link might help your understanding of atheism. For example, if I claim that I do not believe any gods exist, all I am required to prove is that I do not believe in gods. I don't walk around saying "I don't believe in gods" to random people, but the religious regularly (just last week I had some christians at my door claiming to know the existence of their god) and repeatedly make the claim that their dieties exist. Why would you think the burden of proof falls at my feet? I claim that the god that you claim exists does not exist. The burden is yours to prove that it does, as your claim inspired mine. Yours is the original claim. So either prove it or argue that its status as faith (not factual knowledge). Requiring me to prove my claim against your claim when you haven't proven your claim to start with is absurd and another great demonstration as to why science and religion tend to lock horns.

"Atheism remains the minority and only exists on the internet in great extent because it allows a place for the atheist to gather. As human population increases, it's only natural for small parties to grow but as atheism gains a few thousands followers, Christianity and theism gain even more."
- This entire paragraph is false. Firstly, while in many places atheism is the minority, my first experiences with atheism were in the real world, and I am still constantly reminded of my atheism in the real world. I only in the last couple of years became involved with atheism online and still I find myself encountering situations in which my system of belief is brought up and questioned, and on some rare occasions, supported. Atheism seems like it only exists online because it is one of the few spaces in which atheists can reach out to each other when they need it or want to talk about various issues. If you look around this club in particular, you'll see this is a very international club. We come from all over the world to discuss what atheism means to us. We don't have much of a reason to congregate like the religious do. We don't have a doctrine to read and re-read, we don't have any unifying ideas except for the denial of the existence of dieties that other religions claim. We all believe in vastly different things. We believe in vastly different ways to participate in atheism and religious debate. We can do that with our friends, no matter what religion or belief system. So yeah, the internet allows us a place to gather our different beliefs and ideas, but we have and share those same beliefs out in the real world (well, not all of us. Sadly, for some of us it is unsafe, emotionally and physically, to 'come out' as an atheist ie religious persecution.).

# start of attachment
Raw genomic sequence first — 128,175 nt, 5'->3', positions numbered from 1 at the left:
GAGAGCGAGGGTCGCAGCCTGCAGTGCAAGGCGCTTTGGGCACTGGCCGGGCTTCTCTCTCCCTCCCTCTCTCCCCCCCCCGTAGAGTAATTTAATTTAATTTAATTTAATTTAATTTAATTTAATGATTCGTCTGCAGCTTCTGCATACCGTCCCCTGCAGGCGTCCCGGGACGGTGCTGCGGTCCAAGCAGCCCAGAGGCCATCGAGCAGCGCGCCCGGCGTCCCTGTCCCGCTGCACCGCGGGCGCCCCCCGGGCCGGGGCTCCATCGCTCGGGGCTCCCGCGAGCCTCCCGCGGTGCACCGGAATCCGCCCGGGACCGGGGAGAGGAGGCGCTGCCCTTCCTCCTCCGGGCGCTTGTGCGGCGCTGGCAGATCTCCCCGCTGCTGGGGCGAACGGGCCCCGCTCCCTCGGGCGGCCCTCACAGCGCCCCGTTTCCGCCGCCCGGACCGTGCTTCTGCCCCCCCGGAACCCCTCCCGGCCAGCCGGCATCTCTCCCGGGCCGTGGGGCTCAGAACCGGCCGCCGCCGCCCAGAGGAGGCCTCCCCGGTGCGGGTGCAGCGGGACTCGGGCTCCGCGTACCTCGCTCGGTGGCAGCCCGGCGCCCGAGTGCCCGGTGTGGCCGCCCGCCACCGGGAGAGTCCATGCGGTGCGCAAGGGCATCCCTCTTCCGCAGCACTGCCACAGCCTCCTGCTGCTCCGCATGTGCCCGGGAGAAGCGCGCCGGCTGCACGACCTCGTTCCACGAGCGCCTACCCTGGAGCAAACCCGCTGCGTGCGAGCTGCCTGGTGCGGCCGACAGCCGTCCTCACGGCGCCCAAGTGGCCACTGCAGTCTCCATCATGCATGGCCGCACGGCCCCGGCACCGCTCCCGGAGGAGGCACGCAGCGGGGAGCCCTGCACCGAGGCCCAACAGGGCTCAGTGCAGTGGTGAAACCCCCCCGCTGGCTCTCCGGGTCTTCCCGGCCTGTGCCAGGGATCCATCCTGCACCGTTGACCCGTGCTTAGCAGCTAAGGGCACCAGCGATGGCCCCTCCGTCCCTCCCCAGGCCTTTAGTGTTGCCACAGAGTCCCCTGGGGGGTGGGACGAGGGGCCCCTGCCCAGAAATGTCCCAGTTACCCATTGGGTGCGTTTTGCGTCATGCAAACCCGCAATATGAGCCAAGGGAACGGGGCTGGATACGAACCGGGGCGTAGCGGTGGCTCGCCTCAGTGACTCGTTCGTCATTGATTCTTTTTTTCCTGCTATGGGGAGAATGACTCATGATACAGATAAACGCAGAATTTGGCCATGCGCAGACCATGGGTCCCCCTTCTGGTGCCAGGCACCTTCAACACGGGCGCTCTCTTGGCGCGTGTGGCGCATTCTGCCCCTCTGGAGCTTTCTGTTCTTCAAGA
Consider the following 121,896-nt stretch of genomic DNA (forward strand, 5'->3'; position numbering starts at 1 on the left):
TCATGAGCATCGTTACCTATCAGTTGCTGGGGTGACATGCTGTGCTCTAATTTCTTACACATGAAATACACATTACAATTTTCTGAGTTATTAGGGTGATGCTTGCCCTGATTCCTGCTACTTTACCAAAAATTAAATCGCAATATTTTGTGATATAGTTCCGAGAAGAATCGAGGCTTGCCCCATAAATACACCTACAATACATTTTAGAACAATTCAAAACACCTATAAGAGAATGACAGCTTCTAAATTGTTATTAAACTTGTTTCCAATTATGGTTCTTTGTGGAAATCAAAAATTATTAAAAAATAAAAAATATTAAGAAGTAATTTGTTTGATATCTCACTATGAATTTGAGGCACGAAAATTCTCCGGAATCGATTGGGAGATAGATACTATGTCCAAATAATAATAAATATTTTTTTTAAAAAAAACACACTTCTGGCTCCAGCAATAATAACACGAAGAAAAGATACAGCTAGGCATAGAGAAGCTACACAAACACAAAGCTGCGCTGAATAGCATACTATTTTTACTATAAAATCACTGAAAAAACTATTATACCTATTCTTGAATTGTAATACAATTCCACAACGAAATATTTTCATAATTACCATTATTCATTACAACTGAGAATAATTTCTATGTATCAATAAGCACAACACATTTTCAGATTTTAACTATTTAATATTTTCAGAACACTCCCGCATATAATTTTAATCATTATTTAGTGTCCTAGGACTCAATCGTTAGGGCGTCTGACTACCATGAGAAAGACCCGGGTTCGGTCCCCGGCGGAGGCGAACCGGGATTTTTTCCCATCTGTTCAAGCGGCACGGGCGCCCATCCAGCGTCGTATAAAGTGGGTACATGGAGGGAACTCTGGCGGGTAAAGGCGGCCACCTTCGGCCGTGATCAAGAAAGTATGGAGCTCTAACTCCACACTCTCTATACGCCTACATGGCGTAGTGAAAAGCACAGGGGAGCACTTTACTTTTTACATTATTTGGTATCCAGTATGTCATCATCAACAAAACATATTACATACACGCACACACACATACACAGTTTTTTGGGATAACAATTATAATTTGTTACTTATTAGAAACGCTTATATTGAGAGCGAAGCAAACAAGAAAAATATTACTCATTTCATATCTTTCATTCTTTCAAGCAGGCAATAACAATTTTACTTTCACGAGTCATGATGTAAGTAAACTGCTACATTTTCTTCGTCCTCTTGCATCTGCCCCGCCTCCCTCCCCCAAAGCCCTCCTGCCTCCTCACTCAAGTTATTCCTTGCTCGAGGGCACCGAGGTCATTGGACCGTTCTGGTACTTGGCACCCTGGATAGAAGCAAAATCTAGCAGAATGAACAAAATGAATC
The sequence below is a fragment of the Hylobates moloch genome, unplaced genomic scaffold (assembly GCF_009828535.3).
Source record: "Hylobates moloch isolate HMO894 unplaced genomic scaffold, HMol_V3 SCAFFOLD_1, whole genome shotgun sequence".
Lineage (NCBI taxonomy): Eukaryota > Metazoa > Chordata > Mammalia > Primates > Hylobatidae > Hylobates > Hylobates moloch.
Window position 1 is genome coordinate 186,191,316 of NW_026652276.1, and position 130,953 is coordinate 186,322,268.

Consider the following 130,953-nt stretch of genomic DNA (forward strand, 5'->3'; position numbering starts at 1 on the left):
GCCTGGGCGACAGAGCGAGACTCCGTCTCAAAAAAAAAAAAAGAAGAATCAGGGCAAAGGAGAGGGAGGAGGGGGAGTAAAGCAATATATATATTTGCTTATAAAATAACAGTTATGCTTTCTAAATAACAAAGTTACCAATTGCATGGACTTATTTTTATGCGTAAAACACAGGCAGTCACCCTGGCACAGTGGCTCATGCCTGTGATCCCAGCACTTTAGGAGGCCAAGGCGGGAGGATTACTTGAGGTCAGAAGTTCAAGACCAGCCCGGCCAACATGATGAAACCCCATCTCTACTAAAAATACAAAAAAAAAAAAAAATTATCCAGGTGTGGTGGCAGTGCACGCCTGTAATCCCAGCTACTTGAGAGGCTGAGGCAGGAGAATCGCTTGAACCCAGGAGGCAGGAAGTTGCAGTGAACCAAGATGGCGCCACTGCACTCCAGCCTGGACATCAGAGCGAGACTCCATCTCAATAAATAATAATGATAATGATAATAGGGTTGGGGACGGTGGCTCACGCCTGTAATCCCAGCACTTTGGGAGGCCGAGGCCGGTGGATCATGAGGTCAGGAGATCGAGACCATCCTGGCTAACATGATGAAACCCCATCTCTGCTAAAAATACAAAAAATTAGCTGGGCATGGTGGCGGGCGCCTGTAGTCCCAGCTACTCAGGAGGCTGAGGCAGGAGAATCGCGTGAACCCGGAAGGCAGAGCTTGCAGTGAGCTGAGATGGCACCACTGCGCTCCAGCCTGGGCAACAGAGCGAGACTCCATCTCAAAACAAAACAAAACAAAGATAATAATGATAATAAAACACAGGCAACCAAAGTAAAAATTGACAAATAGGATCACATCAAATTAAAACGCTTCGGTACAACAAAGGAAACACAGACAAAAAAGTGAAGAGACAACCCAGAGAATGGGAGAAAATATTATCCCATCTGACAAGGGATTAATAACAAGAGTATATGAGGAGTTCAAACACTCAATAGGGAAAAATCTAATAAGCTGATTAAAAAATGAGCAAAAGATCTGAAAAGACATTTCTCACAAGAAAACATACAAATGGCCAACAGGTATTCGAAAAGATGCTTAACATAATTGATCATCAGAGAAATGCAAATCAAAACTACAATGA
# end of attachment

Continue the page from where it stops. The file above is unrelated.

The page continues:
Secondly, there is a hell (ha ha) of a lot of data demonstrating that atheism/irreligion is on the rise, regardless of population increases. There is also a lot of data, particularly from churches themselves, demonstrating that church participation, belief in god and adherence to religion has decreased alongside the 'rise' of atheism. So it is incorrect that religion is gaining followers alongside atheism. You can Google those stats, there are so damn many of them I'm not going to search them all for you.


"Atheists are not scientific. If anything, they are more brainwashed than some religious people I have met."
- Your first sentence here is correct. Atheism isn't science. Atheism does not claim to be science. Some atheists choose to explain their experience of the world in scientific terms, but atheism =/= science, nor does it claim to be science.